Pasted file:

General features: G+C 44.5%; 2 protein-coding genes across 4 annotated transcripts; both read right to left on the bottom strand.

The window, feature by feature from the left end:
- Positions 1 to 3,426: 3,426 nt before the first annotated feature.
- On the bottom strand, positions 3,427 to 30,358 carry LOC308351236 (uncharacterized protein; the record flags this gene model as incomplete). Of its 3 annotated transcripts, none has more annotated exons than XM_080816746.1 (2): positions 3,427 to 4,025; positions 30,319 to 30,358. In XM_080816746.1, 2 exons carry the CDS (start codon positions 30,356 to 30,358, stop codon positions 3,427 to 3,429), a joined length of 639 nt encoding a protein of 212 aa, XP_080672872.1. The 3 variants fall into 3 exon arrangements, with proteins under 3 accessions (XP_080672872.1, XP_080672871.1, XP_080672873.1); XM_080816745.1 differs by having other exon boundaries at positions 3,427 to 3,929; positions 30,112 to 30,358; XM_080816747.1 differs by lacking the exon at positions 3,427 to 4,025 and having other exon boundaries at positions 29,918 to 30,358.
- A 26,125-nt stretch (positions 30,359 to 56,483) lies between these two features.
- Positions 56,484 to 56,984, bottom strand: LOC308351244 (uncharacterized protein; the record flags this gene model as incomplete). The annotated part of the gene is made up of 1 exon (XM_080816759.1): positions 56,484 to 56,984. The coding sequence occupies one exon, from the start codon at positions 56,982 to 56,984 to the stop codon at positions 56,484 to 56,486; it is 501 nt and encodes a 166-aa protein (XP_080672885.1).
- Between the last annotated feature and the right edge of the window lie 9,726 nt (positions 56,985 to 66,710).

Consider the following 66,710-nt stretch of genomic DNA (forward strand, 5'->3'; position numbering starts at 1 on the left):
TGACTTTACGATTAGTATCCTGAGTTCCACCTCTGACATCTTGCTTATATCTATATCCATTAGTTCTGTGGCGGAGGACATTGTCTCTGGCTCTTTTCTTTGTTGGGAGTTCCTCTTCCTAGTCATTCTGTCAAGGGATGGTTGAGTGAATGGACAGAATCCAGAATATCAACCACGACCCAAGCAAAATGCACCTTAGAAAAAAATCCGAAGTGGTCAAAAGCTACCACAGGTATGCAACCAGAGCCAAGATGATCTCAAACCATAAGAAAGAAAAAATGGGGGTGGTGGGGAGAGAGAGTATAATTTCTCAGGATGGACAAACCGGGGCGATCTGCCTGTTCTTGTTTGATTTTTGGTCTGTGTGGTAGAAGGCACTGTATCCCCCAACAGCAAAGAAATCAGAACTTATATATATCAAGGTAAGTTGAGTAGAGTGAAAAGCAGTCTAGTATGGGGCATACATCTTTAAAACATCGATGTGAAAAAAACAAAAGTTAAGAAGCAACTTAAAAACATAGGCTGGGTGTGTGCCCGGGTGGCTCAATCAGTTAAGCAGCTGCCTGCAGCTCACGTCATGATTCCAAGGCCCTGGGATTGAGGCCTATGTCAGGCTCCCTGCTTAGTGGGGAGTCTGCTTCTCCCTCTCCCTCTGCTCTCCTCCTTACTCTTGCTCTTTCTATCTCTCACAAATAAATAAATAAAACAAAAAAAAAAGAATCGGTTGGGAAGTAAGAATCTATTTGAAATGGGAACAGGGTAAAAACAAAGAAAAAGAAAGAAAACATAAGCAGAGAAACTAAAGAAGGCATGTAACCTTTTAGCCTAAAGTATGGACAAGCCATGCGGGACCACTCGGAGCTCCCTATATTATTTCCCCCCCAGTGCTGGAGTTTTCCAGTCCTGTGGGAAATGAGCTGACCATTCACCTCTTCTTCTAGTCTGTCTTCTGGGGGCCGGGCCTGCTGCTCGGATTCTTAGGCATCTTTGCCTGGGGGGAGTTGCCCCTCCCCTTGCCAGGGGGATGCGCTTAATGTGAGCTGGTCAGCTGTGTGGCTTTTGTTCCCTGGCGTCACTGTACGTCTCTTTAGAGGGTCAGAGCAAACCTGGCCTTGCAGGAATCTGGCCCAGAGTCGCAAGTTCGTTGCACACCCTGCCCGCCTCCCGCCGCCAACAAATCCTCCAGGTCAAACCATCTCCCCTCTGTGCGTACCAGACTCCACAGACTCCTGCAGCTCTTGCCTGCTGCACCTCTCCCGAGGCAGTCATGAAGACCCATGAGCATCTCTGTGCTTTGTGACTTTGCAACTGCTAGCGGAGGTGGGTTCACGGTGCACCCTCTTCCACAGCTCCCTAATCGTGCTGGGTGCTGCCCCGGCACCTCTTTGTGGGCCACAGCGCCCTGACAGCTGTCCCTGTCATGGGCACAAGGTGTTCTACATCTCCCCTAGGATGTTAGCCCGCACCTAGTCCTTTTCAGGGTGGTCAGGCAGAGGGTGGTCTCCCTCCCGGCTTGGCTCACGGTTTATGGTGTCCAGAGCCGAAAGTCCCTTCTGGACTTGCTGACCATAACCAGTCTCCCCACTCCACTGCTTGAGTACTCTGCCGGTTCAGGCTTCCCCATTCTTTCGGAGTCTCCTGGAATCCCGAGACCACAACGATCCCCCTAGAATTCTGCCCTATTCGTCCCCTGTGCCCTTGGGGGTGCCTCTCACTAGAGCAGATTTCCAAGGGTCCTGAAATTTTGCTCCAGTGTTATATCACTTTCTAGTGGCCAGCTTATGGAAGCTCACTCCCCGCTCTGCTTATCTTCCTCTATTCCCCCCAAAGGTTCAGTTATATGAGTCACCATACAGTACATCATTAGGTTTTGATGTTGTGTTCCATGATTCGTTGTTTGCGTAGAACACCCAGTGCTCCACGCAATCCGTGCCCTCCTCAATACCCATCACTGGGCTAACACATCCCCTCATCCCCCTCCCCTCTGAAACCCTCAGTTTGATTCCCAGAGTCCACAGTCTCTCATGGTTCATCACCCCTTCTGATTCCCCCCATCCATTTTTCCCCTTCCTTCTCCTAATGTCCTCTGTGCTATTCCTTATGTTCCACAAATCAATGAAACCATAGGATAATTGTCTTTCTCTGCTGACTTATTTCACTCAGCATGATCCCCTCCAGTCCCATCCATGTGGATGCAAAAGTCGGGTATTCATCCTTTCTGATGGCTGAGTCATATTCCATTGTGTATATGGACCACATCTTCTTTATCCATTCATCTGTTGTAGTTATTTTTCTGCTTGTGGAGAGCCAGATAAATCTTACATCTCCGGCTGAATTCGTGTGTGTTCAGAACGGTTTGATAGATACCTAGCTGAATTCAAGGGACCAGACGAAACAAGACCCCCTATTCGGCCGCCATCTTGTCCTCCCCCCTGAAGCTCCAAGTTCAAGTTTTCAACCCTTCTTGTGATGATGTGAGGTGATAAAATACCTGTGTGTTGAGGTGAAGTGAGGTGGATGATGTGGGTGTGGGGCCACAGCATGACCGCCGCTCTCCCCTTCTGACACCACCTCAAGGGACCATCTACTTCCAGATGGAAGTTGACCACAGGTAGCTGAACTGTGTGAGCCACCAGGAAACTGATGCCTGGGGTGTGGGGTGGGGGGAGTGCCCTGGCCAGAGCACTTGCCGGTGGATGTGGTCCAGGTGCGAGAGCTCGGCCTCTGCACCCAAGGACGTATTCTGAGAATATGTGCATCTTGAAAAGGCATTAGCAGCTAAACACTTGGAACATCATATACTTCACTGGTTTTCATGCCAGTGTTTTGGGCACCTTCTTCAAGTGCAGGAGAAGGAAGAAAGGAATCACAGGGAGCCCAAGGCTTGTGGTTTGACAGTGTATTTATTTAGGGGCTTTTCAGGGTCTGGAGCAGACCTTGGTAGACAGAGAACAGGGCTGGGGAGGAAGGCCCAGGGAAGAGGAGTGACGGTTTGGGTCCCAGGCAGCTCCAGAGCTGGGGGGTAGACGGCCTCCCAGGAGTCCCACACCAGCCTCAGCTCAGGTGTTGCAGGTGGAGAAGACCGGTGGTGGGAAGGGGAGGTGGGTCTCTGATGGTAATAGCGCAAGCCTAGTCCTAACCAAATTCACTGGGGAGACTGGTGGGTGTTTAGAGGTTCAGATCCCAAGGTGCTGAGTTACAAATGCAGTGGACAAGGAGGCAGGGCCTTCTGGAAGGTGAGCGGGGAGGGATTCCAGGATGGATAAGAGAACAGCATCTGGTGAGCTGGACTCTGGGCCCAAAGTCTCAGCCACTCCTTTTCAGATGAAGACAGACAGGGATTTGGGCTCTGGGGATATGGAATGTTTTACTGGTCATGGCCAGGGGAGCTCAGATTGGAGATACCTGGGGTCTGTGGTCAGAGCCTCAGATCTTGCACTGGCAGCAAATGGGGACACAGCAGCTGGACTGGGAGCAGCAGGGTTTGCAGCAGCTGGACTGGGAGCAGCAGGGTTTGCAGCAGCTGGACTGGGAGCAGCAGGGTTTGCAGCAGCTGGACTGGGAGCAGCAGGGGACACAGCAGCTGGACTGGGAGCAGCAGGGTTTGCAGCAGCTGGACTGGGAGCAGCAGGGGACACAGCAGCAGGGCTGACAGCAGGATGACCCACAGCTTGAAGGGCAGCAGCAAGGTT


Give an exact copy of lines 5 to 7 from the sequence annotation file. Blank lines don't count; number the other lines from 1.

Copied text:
- A 26,125-nt stretch (positions 30,359 to 56,483) lies between these two features.
- Positions 56,484 to 56,984, bottom strand: LOC308351244 (uncharacterized protein; the record flags this gene model as incomplete). The annotated part of the gene is made up of 1 exon (XM_080816759.1): positions 56,484 to 56,984. The coding sequence occupies one exon, from the start codon at positions 56,982 to 56,984 to the stop codon at positions 56,484 to 56,486; it is 501 nt and encodes a 166-aa protein (XP_080672885.1).
- Between the last annotated feature and the right edge of the window lie 9,726 nt (positions 56,985 to 66,710).